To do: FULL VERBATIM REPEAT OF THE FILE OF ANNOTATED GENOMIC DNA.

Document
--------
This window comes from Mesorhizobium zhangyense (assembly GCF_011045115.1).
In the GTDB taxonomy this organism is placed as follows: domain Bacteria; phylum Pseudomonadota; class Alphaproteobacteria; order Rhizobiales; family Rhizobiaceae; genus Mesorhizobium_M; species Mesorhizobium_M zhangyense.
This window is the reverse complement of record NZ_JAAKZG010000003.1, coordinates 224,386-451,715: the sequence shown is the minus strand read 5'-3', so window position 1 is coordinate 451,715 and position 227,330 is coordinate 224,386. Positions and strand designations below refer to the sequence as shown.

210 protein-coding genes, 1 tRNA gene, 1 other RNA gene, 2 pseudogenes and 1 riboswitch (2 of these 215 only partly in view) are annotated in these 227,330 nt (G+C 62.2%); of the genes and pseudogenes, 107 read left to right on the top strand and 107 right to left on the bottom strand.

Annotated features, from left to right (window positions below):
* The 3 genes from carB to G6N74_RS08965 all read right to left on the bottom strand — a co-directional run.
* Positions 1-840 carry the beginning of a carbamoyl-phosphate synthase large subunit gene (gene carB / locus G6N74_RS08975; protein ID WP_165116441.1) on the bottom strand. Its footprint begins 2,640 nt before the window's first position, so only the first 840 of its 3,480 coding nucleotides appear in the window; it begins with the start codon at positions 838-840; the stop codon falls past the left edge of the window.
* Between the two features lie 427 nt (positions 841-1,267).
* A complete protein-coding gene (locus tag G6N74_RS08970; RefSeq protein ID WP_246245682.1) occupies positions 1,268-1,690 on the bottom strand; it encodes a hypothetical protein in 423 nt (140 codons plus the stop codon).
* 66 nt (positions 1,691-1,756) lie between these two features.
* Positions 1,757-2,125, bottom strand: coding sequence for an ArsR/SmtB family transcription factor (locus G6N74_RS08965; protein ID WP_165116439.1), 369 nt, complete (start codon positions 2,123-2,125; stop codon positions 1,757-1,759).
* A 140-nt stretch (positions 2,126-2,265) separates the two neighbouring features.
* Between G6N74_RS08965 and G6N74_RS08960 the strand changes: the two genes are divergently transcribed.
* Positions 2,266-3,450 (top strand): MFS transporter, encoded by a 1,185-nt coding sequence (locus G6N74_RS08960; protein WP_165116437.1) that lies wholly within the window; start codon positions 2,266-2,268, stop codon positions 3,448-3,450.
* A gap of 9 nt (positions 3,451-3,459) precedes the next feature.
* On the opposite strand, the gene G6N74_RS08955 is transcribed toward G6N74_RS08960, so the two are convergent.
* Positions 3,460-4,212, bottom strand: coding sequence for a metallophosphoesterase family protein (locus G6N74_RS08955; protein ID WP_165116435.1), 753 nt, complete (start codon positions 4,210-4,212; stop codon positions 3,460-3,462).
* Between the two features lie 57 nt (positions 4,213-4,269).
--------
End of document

This window comes from Mesorhizobium zhangyense (assembly GCF_011045115.1).
In the GTDB taxonomy this organism is placed as follows: domain Bacteria; phylum Pseudomonadota; class Alphaproteobacteria; order Rhizobiales; family Rhizobiaceae; genus Mesorhizobium_M; species Mesorhizobium_M zhangyense.
This window is the reverse complement of record NZ_JAAKZG010000003.1, coordinates 224,386-451,715: the sequence shown is the minus strand read 5'-3', so window position 1 is coordinate 451,715 and position 227,330 is coordinate 224,386. Positions and strand designations below refer to the sequence as shown.

210 protein-coding genes, 1 tRNA gene, 1 other RNA gene, 2 pseudogenes and 1 riboswitch (2 of these 215 only partly in view) are annotated in these 227,330 nt (G+C 62.2%); of the genes and pseudogenes, 107 read left to right on the top strand and 107 right to left on the bottom strand.

Annotated features, from left to right (window positions below):
* The 3 genes from carB to G6N74_RS08965 all read right to left on the bottom strand — a co-directional run.
* Positions 1-840 carry the beginning of a carbamoyl-phosphate synthase large subunit gene (gene carB / locus G6N74_RS08975; protein ID WP_165116441.1) on the bottom strand. Its footprint begins 2,640 nt before the window's first position, so only the first 840 of its 3,480 coding nucleotides appear in the window; it begins with the start codon at positions 838-840; the stop codon falls past the left edge of the window.
* Between the two features lie 427 nt (positions 841-1,267).
* A complete protein-coding gene (locus tag G6N74_RS08970; RefSeq protein ID WP_246245682.1) occupies positions 1,268-1,690 on the bottom strand; it encodes a hypothetical protein in 423 nt (140 codons plus the stop codon).
* 66 nt (positions 1,691-1,756) lie between these two features.
* Positions 1,757-2,125, bottom strand: coding sequence for an ArsR/SmtB family transcription factor (locus G6N74_RS08965; protein ID WP_165116439.1), 369 nt, complete (start codon positions 2,123-2,125; stop codon positions 1,757-1,759).
* A 140-nt stretch (positions 2,126-2,265) separates the two neighbouring features.
* Between G6N74_RS08965 and G6N74_RS08960 the strand changes: the two genes are divergently transcribed.
* Positions 2,266-3,450 (top strand): MFS transporter, encoded by a 1,185-nt coding sequence (locus G6N74_RS08960; protein WP_165116437.1) that lies wholly within the window; start codon positions 2,266-2,268, stop codon positions 3,448-3,450.
* A gap of 9 nt (positions 3,451-3,459) precedes the next feature.
* On the opposite strand, the gene G6N74_RS08955 is transcribed toward G6N74_RS08960, so the two are convergent.
* Positions 3,460-4,212, bottom strand: coding sequence for a metallophosphoesterase family protein (locus G6N74_RS08955; protein ID WP_165116435.1), 753 nt, complete (start codon positions 4,210-4,212; stop codon positions 3,460-3,462).
* Between the two features lie 57 nt (positions 4,213-4,269).